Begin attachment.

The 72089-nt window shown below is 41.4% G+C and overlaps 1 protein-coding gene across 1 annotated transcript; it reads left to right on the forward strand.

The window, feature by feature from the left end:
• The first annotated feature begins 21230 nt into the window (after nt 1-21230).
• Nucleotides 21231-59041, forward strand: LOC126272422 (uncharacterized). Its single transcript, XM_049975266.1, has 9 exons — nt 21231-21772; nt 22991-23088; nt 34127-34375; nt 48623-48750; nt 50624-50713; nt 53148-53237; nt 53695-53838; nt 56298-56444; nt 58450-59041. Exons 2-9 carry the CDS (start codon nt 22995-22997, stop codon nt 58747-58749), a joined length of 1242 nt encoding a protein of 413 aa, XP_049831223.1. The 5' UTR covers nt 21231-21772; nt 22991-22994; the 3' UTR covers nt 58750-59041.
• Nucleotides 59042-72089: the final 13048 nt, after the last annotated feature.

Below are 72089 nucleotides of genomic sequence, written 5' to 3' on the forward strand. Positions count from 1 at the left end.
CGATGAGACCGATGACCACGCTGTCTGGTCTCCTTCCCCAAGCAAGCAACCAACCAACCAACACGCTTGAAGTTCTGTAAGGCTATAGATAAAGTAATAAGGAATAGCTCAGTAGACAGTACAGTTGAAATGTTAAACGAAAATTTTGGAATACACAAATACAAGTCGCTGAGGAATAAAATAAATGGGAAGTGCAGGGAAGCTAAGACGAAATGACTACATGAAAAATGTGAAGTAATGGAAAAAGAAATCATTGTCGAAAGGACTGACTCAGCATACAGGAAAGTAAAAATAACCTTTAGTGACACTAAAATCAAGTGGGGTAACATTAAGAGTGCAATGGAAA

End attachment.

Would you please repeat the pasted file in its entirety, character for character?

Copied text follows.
The 72089-nt window shown below is 41.4% G+C and overlaps 1 protein-coding gene across 1 annotated transcript; it reads left to right on the forward strand.

The window, feature by feature from the left end:
• The first annotated feature begins 21230 nt into the window (after nt 1-21230).
• Nucleotides 21231-59041, forward strand: LOC126272422 (uncharacterized). Its single transcript, XM_049975266.1, has 9 exons — nt 21231-21772; nt 22991-23088; nt 34127-34375; nt 48623-48750; nt 50624-50713; nt 53148-53237; nt 53695-53838; nt 56298-56444; nt 58450-59041. Exons 2-9 carry the CDS (start codon nt 22995-22997, stop codon nt 58747-58749), a joined length of 1242 nt encoding a protein of 413 aa, XP_049831223.1. The 5' UTR covers nt 21231-21772; nt 22991-22994; the 3' UTR covers nt 58750-59041.
• Nucleotides 59042-72089: the final 13048 nt, after the last annotated feature.

Below are 72089 nucleotides of genomic sequence, written 5' to 3' on the forward strand. Positions count from 1 at the left end.
CGATGAGACCGATGACCACGCTGTCTGGTCTCCTTCCCCAAGCAAGCAACCAACCAACCAACACGCTTGAAGTTCTGTAAGGCTATAGATAAAGTAATAAGGAATAGCTCAGTAGACAGTACAGTTGAAATGTTAAACGAAAATTTTGGAATACACAAATACAAGTCGCTGAGGAATAAAATAAATGGGAAGTGCAGGGAAGCTAAGACGAAATGACTACATGAAAAATGTGAAGTAATGGAAAAAGAAATCATTGTCGAAAGGACTGACTCAGCATACAGGAAAGTAAAAATAACCTTTAGTGACACTAAAATCAAGTGGGGTAACATTAAGAGTGCAATGGAAA